Harrison (Intel Corporation, United States): Formal Verification
of Mathematical Algorithms
Algorithms for computing floating-point approximations to standard mathematical functions (e.g. basic operations like division and transcendentals like "exp" and "sin"), are an important part of most computing environments. The algorithms may be realized in hardware, microcode, software, or some mixture thereof, but are usually considered among the most fundamental components of a computer system. These algorithms, especially those that are aggressively designed to optimize performance, can be quite complicated, relying on various results from pure mathematics and subtly exploiting the special features of floating-point operations. This means that they are relatively difficult to design without error, while the costs to a company like Intel of a failure, especially at the hardware level, can be huge.
Traditional approaches to ensuring correctness of hardware and software usually rely on extensive testing. However, for many functions this is not realistically feasible, even if a reliable source of comparison is available. An alternative is to prove by detailed mathematical analysis that the algorithm obeys a formal specification (e.g. correct rounding or an error bound). Since such proofs can be tedious and error-prone, it seems wise to check them, or even partly generate them, by a reliable mechanical proof-checker. We report on our experience of using the HOL Light theorem prover to formally prove correct some key floating-point algorithms used in the Intel Itanium architecture. We will sketch how some of the formal proofs are conducted, and draw some general conclusions concerning the promise of this approach.
Peter Markstein (Hewlett-Packard, United States): A Fast Quad Precision Elementary Function Library for Itanium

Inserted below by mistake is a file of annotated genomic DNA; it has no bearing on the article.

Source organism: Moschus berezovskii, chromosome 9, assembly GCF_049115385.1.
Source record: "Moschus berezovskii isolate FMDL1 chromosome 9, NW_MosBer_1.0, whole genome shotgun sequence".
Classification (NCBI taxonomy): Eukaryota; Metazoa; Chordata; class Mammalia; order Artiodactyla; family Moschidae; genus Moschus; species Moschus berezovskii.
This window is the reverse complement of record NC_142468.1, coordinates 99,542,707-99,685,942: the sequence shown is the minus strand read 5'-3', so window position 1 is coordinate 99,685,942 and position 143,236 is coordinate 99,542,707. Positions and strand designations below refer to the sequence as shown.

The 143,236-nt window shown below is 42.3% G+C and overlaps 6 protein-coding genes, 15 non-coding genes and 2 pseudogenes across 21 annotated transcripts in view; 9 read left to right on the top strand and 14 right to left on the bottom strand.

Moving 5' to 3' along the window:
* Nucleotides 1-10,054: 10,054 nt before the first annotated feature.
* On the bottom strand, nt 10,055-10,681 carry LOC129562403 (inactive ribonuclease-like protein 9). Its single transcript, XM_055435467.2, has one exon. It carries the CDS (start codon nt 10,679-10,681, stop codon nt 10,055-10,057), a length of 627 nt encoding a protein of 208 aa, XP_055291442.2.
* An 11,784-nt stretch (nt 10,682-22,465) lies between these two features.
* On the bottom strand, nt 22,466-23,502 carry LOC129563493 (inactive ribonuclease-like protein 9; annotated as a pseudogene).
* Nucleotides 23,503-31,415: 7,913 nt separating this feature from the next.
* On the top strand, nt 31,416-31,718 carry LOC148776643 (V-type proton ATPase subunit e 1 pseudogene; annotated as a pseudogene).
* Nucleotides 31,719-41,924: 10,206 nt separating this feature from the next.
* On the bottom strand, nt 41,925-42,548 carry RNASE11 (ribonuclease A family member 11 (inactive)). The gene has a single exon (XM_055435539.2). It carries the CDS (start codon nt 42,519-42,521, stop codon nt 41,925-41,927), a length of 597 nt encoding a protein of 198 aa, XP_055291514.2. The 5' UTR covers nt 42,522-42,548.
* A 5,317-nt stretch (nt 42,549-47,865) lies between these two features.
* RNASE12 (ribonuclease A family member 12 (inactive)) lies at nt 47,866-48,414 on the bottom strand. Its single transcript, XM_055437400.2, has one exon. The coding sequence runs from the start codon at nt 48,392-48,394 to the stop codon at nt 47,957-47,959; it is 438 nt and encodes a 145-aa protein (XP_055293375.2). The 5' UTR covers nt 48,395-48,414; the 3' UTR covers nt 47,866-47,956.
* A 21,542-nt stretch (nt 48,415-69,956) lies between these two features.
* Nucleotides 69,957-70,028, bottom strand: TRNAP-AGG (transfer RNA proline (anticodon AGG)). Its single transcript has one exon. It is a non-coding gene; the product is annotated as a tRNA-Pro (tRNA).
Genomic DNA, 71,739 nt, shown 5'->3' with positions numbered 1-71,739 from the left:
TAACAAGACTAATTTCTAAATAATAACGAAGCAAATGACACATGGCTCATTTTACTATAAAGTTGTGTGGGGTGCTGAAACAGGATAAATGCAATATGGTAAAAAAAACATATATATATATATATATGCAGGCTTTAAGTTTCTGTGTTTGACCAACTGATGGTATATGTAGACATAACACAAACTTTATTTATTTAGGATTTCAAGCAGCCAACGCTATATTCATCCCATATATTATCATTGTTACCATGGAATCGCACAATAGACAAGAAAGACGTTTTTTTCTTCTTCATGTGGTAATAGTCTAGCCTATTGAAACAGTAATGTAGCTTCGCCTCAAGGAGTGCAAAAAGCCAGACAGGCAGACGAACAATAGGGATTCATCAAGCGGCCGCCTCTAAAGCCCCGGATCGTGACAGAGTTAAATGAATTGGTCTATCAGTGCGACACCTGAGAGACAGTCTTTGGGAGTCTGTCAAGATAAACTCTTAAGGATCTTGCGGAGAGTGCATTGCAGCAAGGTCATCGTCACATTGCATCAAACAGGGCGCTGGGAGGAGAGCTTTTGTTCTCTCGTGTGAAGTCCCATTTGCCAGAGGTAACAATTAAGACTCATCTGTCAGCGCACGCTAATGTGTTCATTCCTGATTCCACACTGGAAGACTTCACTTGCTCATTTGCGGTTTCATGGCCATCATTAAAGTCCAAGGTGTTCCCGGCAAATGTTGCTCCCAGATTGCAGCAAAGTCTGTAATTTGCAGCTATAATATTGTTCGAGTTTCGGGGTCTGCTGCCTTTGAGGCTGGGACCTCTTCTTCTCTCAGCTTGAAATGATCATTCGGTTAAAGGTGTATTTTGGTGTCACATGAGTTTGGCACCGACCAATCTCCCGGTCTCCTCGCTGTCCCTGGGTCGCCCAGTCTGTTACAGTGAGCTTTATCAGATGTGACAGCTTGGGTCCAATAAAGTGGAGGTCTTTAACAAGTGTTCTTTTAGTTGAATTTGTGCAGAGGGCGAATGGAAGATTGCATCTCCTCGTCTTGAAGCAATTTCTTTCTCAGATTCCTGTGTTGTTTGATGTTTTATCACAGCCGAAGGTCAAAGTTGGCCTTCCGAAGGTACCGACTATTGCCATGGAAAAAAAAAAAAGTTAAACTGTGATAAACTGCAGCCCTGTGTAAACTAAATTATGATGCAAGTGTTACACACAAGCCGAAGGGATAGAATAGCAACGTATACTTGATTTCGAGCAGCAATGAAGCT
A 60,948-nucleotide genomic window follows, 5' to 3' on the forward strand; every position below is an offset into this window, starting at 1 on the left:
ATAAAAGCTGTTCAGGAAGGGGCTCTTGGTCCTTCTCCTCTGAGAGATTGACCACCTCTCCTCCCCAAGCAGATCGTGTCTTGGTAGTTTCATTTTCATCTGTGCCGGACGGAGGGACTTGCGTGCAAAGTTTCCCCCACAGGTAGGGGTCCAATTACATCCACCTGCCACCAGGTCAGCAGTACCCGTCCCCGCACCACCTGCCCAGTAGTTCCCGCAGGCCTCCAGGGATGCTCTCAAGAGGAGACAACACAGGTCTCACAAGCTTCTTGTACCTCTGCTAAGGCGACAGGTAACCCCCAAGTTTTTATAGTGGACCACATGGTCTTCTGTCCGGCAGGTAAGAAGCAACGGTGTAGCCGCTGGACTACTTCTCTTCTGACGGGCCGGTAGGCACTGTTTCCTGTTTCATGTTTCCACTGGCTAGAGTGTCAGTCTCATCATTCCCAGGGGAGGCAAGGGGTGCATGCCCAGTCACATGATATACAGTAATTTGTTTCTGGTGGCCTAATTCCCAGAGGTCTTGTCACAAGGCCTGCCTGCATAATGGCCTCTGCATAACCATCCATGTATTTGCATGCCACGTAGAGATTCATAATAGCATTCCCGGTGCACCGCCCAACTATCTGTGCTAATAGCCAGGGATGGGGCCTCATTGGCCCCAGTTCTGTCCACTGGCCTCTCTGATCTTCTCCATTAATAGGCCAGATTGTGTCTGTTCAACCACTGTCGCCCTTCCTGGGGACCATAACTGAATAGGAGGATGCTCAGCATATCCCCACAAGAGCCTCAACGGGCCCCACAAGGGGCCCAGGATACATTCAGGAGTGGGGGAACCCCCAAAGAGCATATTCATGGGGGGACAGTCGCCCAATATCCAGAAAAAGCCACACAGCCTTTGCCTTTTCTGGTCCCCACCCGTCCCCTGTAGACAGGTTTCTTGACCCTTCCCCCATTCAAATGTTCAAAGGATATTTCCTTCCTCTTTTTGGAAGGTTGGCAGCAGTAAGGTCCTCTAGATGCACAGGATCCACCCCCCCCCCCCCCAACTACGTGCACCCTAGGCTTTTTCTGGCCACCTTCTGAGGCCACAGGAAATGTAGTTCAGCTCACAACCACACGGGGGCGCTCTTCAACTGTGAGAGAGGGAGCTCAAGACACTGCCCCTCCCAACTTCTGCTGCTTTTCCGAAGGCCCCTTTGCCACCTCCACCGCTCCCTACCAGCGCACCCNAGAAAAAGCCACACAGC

This talk will describe Itanium's floating point architecture and how it has been used to produce a high performance, highly accurate quad precision elementary function library.
Itanium's floating-point features will first be described, from the point of view of a computer architect. Many conflicting requirements vie for consideration during the design of a new computer architecture. These include instruction word size, number of registers, the set of operations, arithmetic precisions supported, and memory access. Some of the trade-offs during the design phase will be discussed.
One of the objectives of the original Itanium design was to accelerate quad precision arithmetic. The talk will describe how the Itanium elementary function library was constructed, with attention to performance and accuracy. Because a pair of double-extended floating point words are used for internal operations involving quad precision numbers, intermediate results, holding 128 bits, provide 15 guard bits during intermediate calculations, resulting in a very low percentage of misrounded results.
Bernard Mourrain (INRIA, France): ROXANE: Reliable Open Software-Components for Algebraic and Numeric Efficiency
Modeling questions in geometry and in many other areas lead to the treatment of algebraic problems, where efficiency and reliability are crucial. In such a context, approximate computation is needed to handle large practical situations but some algorithmic part used in the branching tests have however to be certified, in order for instance, to avoid infinite loops.
The fundamental question which arises here is how to treat efficiently real algebraic numbers. This involves numerical approximations of roots of polynomials, isolation techniques, sign evaluation of polynomials expressions of these numbers, ... In this talk, I will present a few methods and tools for handling such a combination of approximate and certified computation, based on standard or extended arithmetic, filtering techniques and their use in algebraic algorithms. The methods and their performances will be illustrated on problems in domains such as computational geometry on curved objects, which involve intensive operations on numerous but small algebraic objects.
This will also motivate the presentation of a framework called ROXANE, integrating different software components for symbolic and numeric computation. Its design and the way these components can work efficiently together will be discussed, and illustrated by experimentations.